West Central: Mounting Momentum
Maintaining the momentum of 2015 might be the best way to describe the hopes of economic developers and government officials in the West Central region. That’s certainly true in LaGrange and Troup County, which garnered a nice collection of new projects and expansions last year.
The biggest economic development win is the December announcement by Jindal Films Americas, a leader in the development and manufacture of plastic packaging, that it would move its U.S. research and development facility and national headquarters to its LaGrange facility. The $180-million investment will bring 240 jobs to Troup County. The move requires an expansion of the company’s existing facility, which was purchased from ExxonMobil. Jindal already employs 200 at the site.
“The [Jindal] project will bring a lot of corporate white-collar jobs, and we are excited about that,” says Bobby Carmichael, executive director of the Development Authority of LaGrange.
Among other projects is a 500,000-square-foot distribution center for Badcock Furniture that was nearing completion in early 2016. It will employ 125.
Also in LaGrange, Fokker Aerotron is expanding its maintenance, repair and overhaul (MRO) facility for aircraft components, adding 10,000 square feet of space and renovating the same amount of existing space.
More good news could be on the way. Carmichael says three local companies are discussing expansions. “We feel positive that in 2016, some or all will decide to make additional investments,” he says.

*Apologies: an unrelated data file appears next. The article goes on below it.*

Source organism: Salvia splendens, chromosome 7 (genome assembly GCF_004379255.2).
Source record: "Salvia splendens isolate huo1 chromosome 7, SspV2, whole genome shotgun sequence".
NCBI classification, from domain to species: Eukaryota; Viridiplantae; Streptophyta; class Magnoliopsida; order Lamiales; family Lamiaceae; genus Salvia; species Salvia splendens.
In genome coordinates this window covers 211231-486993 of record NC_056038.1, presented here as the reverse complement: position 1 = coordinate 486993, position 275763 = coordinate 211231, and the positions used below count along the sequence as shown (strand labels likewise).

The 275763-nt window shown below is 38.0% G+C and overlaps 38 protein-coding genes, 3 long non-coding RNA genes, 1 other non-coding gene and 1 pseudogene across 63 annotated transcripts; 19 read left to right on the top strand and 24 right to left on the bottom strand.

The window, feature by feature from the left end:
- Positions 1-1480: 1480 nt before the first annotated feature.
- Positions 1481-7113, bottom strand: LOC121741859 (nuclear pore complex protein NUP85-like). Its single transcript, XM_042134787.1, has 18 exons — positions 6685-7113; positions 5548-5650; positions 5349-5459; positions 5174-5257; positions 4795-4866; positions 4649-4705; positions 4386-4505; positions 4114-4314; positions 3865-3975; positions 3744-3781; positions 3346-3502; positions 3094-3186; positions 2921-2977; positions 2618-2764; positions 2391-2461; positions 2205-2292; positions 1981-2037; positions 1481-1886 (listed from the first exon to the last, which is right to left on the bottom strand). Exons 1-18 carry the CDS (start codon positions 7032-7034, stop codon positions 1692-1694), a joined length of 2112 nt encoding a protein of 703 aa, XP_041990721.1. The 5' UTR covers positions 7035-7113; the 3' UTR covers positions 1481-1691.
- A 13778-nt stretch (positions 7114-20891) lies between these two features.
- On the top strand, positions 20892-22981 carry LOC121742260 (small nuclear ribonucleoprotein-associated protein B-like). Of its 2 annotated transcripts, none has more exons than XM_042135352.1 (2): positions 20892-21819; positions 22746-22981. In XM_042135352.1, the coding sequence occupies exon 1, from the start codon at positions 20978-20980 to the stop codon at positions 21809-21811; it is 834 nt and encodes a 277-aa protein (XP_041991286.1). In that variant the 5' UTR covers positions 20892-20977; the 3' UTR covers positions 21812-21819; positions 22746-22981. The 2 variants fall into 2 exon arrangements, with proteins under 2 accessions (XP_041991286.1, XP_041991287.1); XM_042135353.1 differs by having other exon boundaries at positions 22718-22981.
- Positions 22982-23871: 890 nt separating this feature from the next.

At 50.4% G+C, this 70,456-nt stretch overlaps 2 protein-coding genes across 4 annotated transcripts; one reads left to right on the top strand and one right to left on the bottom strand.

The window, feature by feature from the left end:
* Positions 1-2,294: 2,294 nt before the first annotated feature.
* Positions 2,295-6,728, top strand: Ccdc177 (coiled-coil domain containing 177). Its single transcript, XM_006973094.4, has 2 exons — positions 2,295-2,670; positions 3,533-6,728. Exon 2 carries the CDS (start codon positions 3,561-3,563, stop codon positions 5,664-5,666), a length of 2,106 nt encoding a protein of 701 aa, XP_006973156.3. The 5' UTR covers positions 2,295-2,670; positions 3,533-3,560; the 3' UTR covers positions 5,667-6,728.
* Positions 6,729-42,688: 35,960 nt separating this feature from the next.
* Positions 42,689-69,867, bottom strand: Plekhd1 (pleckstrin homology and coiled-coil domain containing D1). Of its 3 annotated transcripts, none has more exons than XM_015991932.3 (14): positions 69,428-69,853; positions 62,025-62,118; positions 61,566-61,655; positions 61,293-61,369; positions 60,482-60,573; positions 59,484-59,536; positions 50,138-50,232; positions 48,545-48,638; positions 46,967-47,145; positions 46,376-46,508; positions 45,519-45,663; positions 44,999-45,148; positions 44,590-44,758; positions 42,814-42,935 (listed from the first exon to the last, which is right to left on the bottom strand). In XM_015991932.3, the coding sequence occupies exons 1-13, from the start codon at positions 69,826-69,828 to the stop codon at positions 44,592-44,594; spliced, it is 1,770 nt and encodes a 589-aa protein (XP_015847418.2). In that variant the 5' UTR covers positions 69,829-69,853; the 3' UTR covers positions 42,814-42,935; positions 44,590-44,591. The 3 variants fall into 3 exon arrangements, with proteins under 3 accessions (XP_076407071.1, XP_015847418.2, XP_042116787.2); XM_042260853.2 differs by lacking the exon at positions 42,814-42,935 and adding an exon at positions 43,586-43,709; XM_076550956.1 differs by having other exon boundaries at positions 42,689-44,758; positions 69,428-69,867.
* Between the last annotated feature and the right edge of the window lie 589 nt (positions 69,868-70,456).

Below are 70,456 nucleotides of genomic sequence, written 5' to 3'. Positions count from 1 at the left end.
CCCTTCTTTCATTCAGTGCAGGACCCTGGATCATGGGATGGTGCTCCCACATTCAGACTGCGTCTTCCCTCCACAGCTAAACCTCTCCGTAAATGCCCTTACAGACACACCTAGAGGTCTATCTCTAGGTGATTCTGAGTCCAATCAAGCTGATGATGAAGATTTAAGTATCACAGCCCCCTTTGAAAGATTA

The retail side is picking up steam as well. Carmichael cites several improvements at the town’s mall. Also, a 2,200-seat amphitheater is slated to open this month in downtown LaGrange, with a summer concert series already on tap. Plus, there have been discussions about a new hotel for downtown.
Existing industries continue to thrive. LaGrange is a major carpet center with Milliken and Interface operating large facilities. The county is also home to several Kia suppliers.
“We feel pretty positive about the next three to five years,” Carmichael says.
Kyle Fletcher, executive director of the Thomaston-Upson County Industrial Development Authority, hopes 2016 will be as good for her region as 2015, which she describes as ending “on a high note” for many of the county’s existing industries.
This includes Standard Textile, which is undergoing a $7-million expansion that will create and retain 59 jobs by 2017. Standard Textile, which is headquartered in Cincinnati, serves a variety of markets including healthcare and industrial apparel.